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Use of previous maternal health services has a limited role in reattendance for skilled institutional delivery: cross-sectional survey in Northwest Ethiopia

Authors Kebede B, Gebeyehu A, Andargie G

Received 14 November 2012

Accepted for publication 20 December 2012

Published 21 February 2013 Volume 2013:5 Pages 79—85


Checked for plagiarism Yes

Review by Single anonymous peer review

Peer reviewer comments 4

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Bekana Kebede,1 Abebaw Gebeyehu,2 Gashaw Andargie1

1Department of Health Services Management, 2Department of Reproductive Health, Institute of Public Health, University of Gondar, Ethiopia

Background: Maternal mortality rates are unacceptably high in Ethiopia. Institutional delivery with skilled care of the mother is one of the interventions proven to reduce the risk of complications that can cause maternal and neonatal mortality. Quality of service given during antenatal visits and childbirth are important measures. The purpose of this study was to investigate the use of skilled institutional delivery and its repeat use during a subsequent pregnancy and to identify any reasons why women avoid institutional delivery.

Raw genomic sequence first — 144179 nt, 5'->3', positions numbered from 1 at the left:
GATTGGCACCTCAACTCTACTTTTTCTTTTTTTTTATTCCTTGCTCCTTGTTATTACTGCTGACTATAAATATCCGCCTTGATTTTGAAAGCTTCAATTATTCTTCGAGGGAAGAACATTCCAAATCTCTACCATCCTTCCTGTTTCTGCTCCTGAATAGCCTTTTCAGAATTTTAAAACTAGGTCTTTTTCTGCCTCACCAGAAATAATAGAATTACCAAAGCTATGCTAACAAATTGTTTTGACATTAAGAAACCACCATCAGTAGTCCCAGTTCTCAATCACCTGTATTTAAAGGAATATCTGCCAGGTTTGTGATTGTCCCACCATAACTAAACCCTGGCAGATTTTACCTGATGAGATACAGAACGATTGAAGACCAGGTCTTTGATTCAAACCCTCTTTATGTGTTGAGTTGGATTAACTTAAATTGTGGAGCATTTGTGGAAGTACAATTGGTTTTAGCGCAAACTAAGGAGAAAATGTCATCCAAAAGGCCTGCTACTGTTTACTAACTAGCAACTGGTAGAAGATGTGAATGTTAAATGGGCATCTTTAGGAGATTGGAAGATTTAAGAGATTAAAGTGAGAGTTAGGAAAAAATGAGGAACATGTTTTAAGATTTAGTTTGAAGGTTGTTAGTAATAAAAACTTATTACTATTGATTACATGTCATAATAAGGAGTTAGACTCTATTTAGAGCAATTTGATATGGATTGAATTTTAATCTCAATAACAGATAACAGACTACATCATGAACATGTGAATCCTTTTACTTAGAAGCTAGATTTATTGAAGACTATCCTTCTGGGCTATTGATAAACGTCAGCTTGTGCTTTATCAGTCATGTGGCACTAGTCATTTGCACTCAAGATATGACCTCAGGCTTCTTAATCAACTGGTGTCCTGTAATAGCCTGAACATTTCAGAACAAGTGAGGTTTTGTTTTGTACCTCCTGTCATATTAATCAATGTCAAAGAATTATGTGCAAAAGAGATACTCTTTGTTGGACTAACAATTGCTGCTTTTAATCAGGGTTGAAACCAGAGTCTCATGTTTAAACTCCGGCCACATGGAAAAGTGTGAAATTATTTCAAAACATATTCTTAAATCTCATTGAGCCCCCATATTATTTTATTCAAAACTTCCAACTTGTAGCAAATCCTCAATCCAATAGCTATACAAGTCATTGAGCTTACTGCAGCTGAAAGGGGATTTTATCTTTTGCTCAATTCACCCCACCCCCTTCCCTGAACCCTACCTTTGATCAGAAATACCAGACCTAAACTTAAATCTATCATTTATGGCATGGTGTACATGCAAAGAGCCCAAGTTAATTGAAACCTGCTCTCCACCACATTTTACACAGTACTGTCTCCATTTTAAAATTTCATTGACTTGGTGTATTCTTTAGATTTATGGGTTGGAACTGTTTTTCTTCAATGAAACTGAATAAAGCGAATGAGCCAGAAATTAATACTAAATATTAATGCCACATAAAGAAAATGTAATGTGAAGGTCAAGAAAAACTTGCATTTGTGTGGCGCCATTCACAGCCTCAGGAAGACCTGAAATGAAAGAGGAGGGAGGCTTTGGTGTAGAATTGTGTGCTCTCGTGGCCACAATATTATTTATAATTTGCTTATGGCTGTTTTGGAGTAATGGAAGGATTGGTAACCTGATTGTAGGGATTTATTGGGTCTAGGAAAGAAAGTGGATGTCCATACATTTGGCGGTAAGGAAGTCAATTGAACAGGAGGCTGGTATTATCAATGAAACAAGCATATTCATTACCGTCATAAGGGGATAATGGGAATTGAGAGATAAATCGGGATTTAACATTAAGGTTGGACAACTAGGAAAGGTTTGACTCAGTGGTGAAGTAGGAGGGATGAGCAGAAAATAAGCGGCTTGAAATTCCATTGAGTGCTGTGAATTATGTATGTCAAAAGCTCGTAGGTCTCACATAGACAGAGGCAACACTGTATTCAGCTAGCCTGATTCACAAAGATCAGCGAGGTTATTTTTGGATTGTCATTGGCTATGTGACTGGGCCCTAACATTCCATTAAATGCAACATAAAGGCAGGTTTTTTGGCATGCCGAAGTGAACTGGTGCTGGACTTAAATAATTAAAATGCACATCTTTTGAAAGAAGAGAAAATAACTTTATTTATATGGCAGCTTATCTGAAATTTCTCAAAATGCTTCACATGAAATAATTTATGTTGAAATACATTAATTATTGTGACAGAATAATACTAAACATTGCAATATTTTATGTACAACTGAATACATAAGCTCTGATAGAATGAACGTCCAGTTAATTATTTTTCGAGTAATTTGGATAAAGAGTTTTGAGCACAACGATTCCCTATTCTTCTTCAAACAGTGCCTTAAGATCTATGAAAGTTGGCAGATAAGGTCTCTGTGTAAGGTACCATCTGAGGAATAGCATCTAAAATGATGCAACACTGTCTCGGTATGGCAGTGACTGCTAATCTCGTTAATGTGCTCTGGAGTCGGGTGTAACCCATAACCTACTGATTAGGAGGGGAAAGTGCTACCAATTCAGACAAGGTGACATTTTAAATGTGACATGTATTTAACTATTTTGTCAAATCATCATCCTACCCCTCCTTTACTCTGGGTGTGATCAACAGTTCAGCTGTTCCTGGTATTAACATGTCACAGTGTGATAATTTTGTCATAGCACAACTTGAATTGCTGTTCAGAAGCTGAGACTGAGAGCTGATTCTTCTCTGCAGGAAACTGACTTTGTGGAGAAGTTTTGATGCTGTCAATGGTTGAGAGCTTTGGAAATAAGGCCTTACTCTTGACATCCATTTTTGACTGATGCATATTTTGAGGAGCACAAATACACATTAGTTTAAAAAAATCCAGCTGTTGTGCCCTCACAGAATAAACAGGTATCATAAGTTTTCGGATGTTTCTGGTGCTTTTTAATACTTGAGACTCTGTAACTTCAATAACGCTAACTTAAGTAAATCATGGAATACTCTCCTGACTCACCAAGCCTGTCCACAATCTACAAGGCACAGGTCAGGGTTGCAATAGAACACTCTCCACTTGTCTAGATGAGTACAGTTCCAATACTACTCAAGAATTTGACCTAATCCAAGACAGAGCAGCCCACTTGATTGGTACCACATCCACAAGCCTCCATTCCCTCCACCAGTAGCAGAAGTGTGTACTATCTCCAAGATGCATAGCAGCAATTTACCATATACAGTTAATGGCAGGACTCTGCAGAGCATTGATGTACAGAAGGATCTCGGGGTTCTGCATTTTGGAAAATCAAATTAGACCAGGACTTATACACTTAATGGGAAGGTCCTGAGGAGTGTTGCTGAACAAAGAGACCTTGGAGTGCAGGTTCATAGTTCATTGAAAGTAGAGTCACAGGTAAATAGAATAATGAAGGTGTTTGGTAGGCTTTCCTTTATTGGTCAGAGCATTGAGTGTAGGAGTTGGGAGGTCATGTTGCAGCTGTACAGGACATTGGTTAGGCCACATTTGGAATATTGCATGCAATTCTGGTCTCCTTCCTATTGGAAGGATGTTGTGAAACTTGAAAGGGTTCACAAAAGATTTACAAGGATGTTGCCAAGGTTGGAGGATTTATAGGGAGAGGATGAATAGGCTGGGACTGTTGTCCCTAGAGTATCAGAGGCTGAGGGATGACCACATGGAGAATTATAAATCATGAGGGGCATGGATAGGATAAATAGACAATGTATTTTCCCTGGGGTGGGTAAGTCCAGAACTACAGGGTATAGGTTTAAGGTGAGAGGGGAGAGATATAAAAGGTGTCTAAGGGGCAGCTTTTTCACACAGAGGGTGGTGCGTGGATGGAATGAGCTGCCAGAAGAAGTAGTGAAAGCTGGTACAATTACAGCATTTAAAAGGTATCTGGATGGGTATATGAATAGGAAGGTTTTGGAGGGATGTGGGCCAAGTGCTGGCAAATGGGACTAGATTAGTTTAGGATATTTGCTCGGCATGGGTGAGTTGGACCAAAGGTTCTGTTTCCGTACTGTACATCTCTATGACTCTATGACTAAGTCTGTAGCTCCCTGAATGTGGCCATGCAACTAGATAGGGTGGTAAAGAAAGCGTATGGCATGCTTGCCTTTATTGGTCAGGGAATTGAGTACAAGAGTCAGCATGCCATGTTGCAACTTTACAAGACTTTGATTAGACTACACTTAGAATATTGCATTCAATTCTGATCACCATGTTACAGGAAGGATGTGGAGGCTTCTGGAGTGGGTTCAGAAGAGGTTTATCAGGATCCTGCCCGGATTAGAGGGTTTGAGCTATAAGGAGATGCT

Methods: A community-based cross-sectional study was conducted from March to June 2012 in Chilga Woreda, Northwest Ethiopia. Data were collected from women who gave birth during the year preceding the survey. Information was entered and cleaned using the Statistical Package for Social Sciences. Multivariate and binary logistic regression was used to identify the relative effect of each explanatory variable on the outcome.
Results: A total of 402 (84.2%) women gave birth at home. Previous experience of skilled institutional delivery had a limited role in subsequent acceptance or use of institutional delivery. Most mothers who had previously had institutional delivery gave birth at home. Although 111 (40.8%) women visited the health facility during their pregnancy only because of illness, 184 (38.8%) did not know when to visit for antenatal care. In multivariate analysis, lower maternal education, being a rural resident, previous use of institutional delivery, remoteness of the health facility, and multiparity were factors significantly associated with less likelihood of institutional delivery. Number of months pregnant at the time of the first antenatal visit had no role in increasing the likelihood of institutional delivery.
Conclusion: The quality of the obstetric services presently available for women living in Ethiopia needs review.

Keywords: quality, antenatal care, institutional delivery, maternal, health facility, Ethiopia

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